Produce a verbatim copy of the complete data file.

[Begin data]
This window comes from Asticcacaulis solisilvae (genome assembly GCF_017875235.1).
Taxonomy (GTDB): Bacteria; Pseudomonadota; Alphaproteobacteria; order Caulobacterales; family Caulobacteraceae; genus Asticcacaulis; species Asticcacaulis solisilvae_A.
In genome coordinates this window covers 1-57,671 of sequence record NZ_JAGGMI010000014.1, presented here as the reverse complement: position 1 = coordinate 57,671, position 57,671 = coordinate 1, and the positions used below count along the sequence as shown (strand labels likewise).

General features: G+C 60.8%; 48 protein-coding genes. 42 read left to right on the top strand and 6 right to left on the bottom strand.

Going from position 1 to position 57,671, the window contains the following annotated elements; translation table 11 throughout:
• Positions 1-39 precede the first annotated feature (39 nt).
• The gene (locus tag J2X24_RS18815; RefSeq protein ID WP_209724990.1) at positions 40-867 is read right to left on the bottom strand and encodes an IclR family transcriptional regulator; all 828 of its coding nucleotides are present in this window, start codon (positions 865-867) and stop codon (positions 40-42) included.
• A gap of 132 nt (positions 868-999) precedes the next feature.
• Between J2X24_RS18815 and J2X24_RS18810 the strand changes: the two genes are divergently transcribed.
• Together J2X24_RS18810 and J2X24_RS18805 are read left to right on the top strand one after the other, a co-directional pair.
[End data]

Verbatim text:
This window comes from Asticcacaulis solisilvae (genome assembly GCF_017875235.1).
Taxonomy (GTDB): Bacteria; Pseudomonadota; Alphaproteobacteria; order Caulobacterales; family Caulobacteraceae; genus Asticcacaulis; species Asticcacaulis solisilvae_A.
In genome coordinates this window covers 1-57,671 of sequence record NZ_JAGGMI010000014.1, presented here as the reverse complement: position 1 = coordinate 57,671, position 57,671 = coordinate 1, and the positions used below count along the sequence as shown (strand labels likewise).

General features: G+C 60.8%; 48 protein-coding genes. 42 read left to right on the top strand and 6 right to left on the bottom strand.

Going from position 1 to position 57,671, the window contains the following annotated elements; translation table 11 throughout:
• Positions 1-39 precede the first annotated feature (39 nt).
• The gene (locus tag J2X24_RS18815; RefSeq protein ID WP_209724990.1) at positions 40-867 is read right to left on the bottom strand and encodes an IclR family transcriptional regulator; all 828 of its coding nucleotides are present in this window, start codon (positions 865-867) and stop codon (positions 40-42) included.
• A gap of 132 nt (positions 868-999) precedes the next feature.
• Between J2X24_RS18815 and J2X24_RS18810 the strand changes: the two genes are divergently transcribed.
• Together J2X24_RS18810 and J2X24_RS18805 are read left to right on the top strand one after the other, a co-directional pair.